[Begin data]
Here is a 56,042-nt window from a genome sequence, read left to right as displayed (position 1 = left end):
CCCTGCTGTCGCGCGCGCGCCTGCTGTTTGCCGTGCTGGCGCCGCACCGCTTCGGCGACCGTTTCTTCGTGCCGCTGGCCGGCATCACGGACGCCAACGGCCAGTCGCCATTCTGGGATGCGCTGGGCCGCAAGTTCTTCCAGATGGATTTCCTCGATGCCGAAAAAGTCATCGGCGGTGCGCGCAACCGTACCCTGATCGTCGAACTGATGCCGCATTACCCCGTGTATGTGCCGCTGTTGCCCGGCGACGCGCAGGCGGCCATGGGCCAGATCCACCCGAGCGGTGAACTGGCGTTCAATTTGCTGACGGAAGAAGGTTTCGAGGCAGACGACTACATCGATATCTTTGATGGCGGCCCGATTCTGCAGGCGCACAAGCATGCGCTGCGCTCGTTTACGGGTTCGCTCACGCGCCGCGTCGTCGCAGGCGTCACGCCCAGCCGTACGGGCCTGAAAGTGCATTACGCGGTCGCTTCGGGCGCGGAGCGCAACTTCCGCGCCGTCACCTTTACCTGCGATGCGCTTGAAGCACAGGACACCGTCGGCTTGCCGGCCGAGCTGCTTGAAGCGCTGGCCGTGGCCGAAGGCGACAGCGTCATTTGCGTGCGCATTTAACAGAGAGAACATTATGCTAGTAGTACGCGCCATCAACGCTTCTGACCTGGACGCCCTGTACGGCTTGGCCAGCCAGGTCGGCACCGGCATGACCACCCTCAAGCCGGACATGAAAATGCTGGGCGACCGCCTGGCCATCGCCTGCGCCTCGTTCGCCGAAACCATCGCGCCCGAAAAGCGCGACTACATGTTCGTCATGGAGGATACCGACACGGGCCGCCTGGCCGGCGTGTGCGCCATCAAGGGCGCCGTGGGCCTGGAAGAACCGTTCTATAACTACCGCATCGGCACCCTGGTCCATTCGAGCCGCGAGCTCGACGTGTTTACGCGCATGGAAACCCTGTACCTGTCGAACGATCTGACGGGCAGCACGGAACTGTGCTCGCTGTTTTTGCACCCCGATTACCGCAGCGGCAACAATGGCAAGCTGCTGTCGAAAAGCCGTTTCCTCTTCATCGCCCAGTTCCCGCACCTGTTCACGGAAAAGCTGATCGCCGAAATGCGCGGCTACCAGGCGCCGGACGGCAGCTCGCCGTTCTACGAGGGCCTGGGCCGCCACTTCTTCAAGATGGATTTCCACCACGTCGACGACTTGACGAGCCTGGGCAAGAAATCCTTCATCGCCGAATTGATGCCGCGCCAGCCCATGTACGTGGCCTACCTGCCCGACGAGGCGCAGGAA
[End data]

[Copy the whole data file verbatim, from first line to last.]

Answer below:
Here is a 56,042-nt window from a genome sequence, read left to right as displayed (position 1 = left end):
CCCTGCTGTCGCGCGCGCGCCTGCTGTTTGCCGTGCTGGCGCCGCACCGCTTCGGCGACCGTTTCTTCGTGCCGCTGGCCGGCATCACGGACGCCAACGGCCAGTCGCCATTCTGGGATGCGCTGGGCCGCAAGTTCTTCCAGATGGATTTCCTCGATGCCGAAAAAGTCATCGGCGGTGCGCGCAACCGTACCCTGATCGTCGAACTGATGCCGCATTACCCCGTGTATGTGCCGCTGTTGCCCGGCGACGCGCAGGCGGCCATGGGCCAGATCCACCCGAGCGGTGAACTGGCGTTCAATTTGCTGACGGAAGAAGGTTTCGAGGCAGACGACTACATCGATATCTTTGATGGCGGCCCGATTCTGCAGGCGCACAAGCATGCGCTGCGCTCGTTTACGGGTTCGCTCACGCGCCGCGTCGTCGCAGGCGTCACGCCCAGCCGTACGGGCCTGAAAGTGCATTACGCGGTCGCTTCGGGCGCGGAGCGCAACTTCCGCGCCGTCACCTTTACCTGCGATGCGCTTGAAGCACAGGACACCGTCGGCTTGCCGGCCGAGCTGCTTGAAGCGCTGGCCGTGGCCGAAGGCGACAGCGTCATTTGCGTGCGCATTTAACAGAGAGAACATTATGCTAGTAGTACGCGCCATCAACGCTTCTGACCTGGACGCCCTGTACGGCTTGGCCAGCCAGGTCGGCACCGGCATGACCACCCTCAAGCCGGACATGAAAATGCTGGGCGACCGCCTGGCCATCGCCTGCGCCTCGTTCGCCGAAACCATCGCGCCCGAAAAGCGCGACTACATGTTCGTCATGGAGGATACCGACACGGGCCGCCTGGCCGGCGTGTGCGCCATCAAGGGCGCCGTGGGCCTGGAAGAACCGTTCTATAACTACCGCATCGGCACCCTGGTCCATTCGAGCCGCGAGCTCGACGTGTTTACGCGCATGGAAACCCTGTACCTGTCGAACGATCTGACGGGCAGCACGGAACTGTGCTCGCTGTTTTTGCACCCCGATTACCGCAGCGGCAACAATGGCAAGCTGCTGTCGAAAAGCCGTTTCCTCTTCATCGCCCAGTTCCCGCACCTGTTCACGGAAAAGCTGATCGCCGAAATGCGCGGCTACCAGGCGCCGGACGGCAGCTCGCCGTTCTACGAGGGCCTGGGCCGCCACTTCTTCAAGATGGATTTCCACCACGTCGACGACTTGACGAGCCTGGGCAAGAAATCCTTCATCGCCGAATTGATGCCGCGCCAGCCCATGTACGTGGCCTACCTGCCCGACGAGGCGCAGGAA